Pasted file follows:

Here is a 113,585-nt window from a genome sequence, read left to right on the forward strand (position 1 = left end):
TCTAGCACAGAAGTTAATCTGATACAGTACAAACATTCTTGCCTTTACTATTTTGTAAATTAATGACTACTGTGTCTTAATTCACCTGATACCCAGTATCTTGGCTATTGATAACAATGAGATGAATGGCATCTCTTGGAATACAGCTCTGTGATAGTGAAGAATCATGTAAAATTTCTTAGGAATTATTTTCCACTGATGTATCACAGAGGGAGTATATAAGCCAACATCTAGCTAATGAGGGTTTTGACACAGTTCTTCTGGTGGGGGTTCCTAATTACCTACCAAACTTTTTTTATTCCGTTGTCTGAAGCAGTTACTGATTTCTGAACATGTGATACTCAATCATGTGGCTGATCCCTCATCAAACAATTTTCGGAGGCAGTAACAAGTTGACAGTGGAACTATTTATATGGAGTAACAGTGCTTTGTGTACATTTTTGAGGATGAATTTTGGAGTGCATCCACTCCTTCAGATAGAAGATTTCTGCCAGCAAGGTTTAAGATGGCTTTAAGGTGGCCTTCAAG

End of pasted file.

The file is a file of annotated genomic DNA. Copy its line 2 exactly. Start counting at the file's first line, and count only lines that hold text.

TCTAGCACAGAAGTTAATCTGATACAGTACAAACATTCTTGCCTTTACTATTTTGTAAATTAATGACTACTGTGTCTTAATTCACCTGATACCCAGTATCTTGGCTATTGATAACAATGAGATGAATGGCATCTCTTGGAATACAGCTCTGTGATAGTGAAGAATCATGTAAAATTTCTTAGGAATTATTTTCCACTGATGTATCACAGAGGGAGTATATAAGCCAACATCTAGCTAATGAGGGTTTTGACACAGTTCTTCTGGTGGGGGTTCCTAATTACCTACCAAACTTTTTTTATTCCGTTGTCTGAAGCAGTTACTGATTTCTGAACATGTGATACTCAATCATGTGGCTGATCCCTCATCAAACAATTTTCGGAGGCAGTAACAAGTTGACAGTGGAACTATTTATATGGAGTAACAGTGCTTTGTGTACATTTTTGAGGATGAATTTTGGAGTGCATCCACTCCTTCAGATAGAAGATTTCTGCCAGCAAGGTTTAAGATGGCTTTAAGGTGGCCTTCAAG